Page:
football / film / culture //
Conversation. I enjoy conversation with people. There is a sense of connection that it brings. I truly appreciate it that someone is willing to gift to you their understanding, their experiences, their thoughts, their feelings, their lens. I try to honour that by receiving it with respect knowing that it comes from a place of dignity and trust.
I first met Chris a few years back when he was directing a film that documented how a group of Black young people advocated for the rights of Black children in the care of the system.
I reached out to Chris to see if he would be interested in taking some photographs for this ongoing project of mine.
A massive Man U. fan, Chris loves his football - that’s soccer not American football - and has also played at a high level until an injury kept him from going any further.
Turning to film-making, Chris has continued to do things that he enjoys. Having worked on music videos for some of the biggest names in music, like Nelly Furtado, Karl Wolf, Kardinal Offishall, and Machel Montano. Chris has moved on to direct documentary films and is currently a fellow in the Netflix-Banff Diversity of Voices Initiative.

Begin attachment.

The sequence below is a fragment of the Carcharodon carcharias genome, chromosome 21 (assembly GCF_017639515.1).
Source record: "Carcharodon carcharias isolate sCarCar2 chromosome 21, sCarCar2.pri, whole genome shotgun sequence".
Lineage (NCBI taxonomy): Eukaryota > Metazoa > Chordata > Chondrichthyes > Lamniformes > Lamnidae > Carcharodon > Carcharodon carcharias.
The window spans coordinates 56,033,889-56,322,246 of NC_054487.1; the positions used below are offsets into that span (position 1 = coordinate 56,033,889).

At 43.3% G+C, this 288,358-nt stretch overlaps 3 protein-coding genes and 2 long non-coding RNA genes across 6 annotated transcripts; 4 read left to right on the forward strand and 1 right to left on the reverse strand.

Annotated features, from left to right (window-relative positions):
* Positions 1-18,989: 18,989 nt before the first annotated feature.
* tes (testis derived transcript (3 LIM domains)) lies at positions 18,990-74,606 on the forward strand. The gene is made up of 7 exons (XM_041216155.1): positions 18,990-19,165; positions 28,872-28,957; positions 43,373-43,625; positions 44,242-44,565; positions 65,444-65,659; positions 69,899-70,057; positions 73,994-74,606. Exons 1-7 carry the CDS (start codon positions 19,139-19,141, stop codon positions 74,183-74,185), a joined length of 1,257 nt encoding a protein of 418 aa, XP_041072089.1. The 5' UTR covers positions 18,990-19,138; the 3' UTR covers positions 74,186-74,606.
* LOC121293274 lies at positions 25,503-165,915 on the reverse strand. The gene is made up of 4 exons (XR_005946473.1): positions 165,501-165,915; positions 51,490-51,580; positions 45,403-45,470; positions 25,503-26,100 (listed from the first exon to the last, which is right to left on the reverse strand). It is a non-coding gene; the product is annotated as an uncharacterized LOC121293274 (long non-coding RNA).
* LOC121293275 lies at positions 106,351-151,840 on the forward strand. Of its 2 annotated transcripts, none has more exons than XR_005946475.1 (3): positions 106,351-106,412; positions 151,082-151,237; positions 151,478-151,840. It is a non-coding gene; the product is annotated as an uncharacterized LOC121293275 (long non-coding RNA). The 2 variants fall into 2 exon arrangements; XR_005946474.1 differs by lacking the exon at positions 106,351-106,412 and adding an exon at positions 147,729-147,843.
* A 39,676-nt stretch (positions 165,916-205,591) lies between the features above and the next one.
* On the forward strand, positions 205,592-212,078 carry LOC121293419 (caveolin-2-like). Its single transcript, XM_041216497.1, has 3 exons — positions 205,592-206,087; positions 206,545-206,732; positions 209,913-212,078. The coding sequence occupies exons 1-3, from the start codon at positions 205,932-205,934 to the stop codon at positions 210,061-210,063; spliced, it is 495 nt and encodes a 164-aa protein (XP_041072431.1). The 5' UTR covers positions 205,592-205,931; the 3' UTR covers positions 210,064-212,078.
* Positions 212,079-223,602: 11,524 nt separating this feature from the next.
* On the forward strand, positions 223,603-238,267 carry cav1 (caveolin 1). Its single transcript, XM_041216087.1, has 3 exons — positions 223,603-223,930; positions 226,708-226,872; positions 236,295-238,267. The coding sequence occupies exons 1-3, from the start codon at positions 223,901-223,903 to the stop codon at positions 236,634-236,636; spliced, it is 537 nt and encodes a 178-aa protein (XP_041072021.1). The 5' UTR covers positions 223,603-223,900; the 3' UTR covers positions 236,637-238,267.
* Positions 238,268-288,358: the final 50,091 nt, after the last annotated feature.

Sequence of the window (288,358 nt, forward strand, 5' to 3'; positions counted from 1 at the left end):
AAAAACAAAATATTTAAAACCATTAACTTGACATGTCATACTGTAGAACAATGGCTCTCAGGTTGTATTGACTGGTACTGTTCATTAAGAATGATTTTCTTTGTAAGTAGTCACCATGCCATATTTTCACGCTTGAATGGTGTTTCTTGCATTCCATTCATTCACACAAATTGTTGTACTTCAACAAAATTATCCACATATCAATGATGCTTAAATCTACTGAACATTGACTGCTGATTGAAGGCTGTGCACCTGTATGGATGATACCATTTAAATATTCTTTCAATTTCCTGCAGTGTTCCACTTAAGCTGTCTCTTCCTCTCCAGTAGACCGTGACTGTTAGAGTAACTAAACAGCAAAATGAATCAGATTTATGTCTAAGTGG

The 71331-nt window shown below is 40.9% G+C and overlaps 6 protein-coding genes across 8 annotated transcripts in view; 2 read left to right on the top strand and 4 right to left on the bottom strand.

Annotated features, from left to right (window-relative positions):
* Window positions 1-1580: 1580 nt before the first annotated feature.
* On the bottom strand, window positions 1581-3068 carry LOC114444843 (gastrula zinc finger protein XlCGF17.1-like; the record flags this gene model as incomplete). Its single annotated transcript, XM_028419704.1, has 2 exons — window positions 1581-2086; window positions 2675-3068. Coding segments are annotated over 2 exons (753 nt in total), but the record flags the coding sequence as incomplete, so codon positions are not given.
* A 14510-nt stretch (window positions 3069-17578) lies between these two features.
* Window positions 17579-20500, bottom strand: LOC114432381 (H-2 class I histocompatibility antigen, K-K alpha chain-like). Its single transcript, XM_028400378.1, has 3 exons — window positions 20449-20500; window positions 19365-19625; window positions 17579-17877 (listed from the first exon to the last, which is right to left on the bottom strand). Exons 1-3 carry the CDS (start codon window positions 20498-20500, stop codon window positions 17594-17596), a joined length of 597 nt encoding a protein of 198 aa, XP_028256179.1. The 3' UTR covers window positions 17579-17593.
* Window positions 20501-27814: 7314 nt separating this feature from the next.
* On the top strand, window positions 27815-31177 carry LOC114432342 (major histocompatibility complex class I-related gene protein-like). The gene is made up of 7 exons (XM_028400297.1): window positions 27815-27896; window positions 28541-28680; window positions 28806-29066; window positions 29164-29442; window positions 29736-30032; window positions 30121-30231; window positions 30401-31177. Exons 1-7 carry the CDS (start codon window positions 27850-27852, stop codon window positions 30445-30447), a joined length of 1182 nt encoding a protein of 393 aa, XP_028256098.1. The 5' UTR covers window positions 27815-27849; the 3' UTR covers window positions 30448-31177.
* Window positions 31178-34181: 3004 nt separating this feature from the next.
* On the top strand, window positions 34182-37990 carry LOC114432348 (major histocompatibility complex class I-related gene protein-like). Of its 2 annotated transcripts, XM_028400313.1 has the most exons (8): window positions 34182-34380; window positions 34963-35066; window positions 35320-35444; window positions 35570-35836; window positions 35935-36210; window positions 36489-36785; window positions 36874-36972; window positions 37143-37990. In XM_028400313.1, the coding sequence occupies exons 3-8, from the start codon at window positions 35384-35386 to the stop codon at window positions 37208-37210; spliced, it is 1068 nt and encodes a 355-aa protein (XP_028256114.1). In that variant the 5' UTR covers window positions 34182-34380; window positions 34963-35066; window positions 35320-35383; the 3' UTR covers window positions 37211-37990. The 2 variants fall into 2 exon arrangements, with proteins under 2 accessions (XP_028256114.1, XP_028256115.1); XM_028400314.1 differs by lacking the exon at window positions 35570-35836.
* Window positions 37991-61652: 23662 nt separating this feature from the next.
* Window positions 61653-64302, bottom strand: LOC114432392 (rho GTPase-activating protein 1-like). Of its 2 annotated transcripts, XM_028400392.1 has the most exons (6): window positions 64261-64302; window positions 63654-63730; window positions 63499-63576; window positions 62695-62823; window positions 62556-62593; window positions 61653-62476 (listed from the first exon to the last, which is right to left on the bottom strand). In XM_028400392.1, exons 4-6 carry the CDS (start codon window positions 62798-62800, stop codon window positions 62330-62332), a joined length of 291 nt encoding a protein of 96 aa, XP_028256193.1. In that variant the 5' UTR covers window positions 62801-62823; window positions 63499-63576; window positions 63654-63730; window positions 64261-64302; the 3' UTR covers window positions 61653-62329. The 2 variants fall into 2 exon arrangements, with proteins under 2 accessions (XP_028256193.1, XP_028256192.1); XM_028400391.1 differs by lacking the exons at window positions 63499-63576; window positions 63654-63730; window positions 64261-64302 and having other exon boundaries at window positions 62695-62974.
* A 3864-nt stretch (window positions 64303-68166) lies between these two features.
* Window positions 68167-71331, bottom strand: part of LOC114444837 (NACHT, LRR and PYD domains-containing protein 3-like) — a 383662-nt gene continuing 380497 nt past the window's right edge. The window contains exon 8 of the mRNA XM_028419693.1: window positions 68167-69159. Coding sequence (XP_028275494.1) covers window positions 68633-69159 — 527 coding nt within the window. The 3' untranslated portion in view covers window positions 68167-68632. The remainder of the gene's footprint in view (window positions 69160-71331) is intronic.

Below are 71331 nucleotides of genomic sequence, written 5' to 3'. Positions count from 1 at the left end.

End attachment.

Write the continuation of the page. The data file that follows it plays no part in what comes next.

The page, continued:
He recently released his latest project, Becoming a Queen, which documents Joella Crichton’s push to become Queen for the 10th time at Toronto’s Carnival.
It is comfortable and the conversation is easy. I met him at his home in the west end of Toronto in the middle of a heat wave and it was just like going to spend a few hours with a friend. We spent some time in his patio tending to his plants because there are so many plants that you can’t ignore his enjoyment of gardening.
Seamlessly flowing our conversation between gardening, football, upcoming projects, and culture, we headed down towards the waterfront to take photos with a suit he picked up in Ghana that he has been wanting to capture.
As we do, he speaks about his upcoming project, Patty vs. Patty, which is coming out next year, and the importance of stories that tell about the impact of diverse communities in the city. No one else is telling these stories, and without them, we fall invisible. Our impact on the city and our society would be lost. As we talk about this, I feel his passion of his Jamaican roots rise and to be honest, this invigorates me, to be more vocal and and to learn more about the impact my culture has made in Toronto, and in Canadian society as a whole.
This brings me back to the topic of conversation. In a time when truth is being questioned and so hard to find, it is conversation - which takes not only talking, but mutual listening and understanding - that needs to happen. By telling the stories from our experiences we create opportunities for conversations and for others to share theirs.
Great conversation, Chris, Thanks!
With dignity and respect,